The Female Witch Myth was strengthened by English Jurist Matthew Hale (1609-1676), whose writings & court rulings on women were/are far-reaching & long-lasting. In 1662, he was involved in one of the most notorious of the 17C English witchcraft trials, where he sentenced 2 women to death for being witches. The judgment of Hale in this case was extremely influential in future cases in England & in the British American colonies, & was used in the 1692 Salem witch trials to justify the forfeiture of the accused's lands. As late as 1664, Hale used the argument that the existence of laws against witches is proof that witches exist.
Perhaps English Jurist Matthew Hale (1609-1676) read Malleus Maleficarum 1486 (translated by Montague Summers 1928 - see Google Books) Written in Latin & first submitted to the University of Cologne on May 9th, 1487, the title is translated as "The Hammer of Witches." Written in 1486 by Austrian priest Heinrich Kramer (also Kraemer) & German priest Jakob (also James) Sprenger, at the request of Pope Innocent VIII. As the main justification for persecution of witches, the authors relied on a brief passage in the Bible (the book of Exodus, chapter 22, verse 18), which states: "Thou shalt not suffer a witch to live." The Malleus remained in use for 300 years. It had tremendous influence in the witch trials in England & her North American colonies, & on the European continent.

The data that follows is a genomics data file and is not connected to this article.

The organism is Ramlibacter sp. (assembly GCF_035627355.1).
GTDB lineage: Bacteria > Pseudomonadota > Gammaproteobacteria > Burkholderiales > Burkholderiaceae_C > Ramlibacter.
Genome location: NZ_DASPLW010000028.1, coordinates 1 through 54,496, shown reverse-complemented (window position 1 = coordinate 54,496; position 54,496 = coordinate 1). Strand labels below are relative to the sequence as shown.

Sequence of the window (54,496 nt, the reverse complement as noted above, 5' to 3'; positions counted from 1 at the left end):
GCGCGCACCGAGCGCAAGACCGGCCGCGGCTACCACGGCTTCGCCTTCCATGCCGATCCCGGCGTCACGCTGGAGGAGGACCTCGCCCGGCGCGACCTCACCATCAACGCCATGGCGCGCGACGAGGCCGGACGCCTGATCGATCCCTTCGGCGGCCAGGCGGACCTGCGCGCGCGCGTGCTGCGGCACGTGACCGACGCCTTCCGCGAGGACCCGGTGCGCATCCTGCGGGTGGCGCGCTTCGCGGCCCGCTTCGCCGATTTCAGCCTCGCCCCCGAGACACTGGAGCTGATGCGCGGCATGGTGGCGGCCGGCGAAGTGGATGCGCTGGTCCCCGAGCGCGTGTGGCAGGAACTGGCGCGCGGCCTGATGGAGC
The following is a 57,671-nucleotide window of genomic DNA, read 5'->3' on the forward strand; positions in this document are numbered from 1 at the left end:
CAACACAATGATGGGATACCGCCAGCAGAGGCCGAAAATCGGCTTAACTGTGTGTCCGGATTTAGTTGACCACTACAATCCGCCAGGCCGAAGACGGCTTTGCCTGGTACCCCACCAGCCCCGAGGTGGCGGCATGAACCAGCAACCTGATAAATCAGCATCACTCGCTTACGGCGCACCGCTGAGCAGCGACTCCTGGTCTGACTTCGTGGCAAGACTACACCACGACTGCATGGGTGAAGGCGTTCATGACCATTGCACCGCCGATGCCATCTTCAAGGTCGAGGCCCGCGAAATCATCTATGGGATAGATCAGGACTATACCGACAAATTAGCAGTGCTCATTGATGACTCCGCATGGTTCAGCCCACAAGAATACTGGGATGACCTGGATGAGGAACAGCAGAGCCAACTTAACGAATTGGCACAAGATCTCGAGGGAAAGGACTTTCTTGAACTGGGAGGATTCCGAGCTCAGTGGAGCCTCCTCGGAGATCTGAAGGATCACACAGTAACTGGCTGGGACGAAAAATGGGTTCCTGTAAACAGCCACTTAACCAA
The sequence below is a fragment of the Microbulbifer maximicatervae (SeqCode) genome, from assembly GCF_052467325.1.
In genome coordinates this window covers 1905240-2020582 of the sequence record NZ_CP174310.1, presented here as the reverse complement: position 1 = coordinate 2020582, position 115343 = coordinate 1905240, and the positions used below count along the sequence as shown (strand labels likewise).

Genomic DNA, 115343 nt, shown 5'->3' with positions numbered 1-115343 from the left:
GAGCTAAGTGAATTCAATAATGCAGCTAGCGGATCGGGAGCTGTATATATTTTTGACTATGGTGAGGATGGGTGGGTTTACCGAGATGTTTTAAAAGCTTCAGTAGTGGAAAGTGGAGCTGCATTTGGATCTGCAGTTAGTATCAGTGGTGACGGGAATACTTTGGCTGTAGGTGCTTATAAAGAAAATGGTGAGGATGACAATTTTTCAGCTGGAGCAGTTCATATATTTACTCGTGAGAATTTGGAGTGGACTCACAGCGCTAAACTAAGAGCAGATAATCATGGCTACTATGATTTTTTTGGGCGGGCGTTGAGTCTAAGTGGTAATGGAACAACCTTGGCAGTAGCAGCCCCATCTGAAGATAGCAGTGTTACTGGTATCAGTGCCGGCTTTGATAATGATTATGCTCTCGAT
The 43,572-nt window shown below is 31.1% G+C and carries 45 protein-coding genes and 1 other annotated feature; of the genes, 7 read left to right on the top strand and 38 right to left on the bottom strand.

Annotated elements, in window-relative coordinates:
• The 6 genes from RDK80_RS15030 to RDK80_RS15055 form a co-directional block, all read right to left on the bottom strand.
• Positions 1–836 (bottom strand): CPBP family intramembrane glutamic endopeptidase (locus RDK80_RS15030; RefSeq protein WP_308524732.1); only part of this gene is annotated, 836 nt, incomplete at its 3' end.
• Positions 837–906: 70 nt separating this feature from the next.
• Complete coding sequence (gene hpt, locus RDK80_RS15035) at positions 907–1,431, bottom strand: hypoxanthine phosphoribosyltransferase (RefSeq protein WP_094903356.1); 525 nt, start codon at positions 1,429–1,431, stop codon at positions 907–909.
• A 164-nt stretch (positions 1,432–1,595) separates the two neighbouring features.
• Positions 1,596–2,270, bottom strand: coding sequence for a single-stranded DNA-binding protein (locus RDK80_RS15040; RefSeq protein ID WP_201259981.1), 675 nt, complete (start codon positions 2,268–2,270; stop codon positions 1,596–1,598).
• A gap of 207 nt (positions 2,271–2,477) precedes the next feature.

The Malleus was used as a judicial case-book for the detection & persecution of witches, specifying rules of evidence & the canonical procedures by which suspected witches were tortured & put to death. Thousands of people (primarily women) were judicially murdered as a result of the procedures described in the book because of having a strange birthmark, living alone, mental illness, cultivating medicinal herbs, or simply because they were falsely accused (often for financial gain by the accuser). The Malleus serves as a chilling warning of what happens when intolerance takes over a society.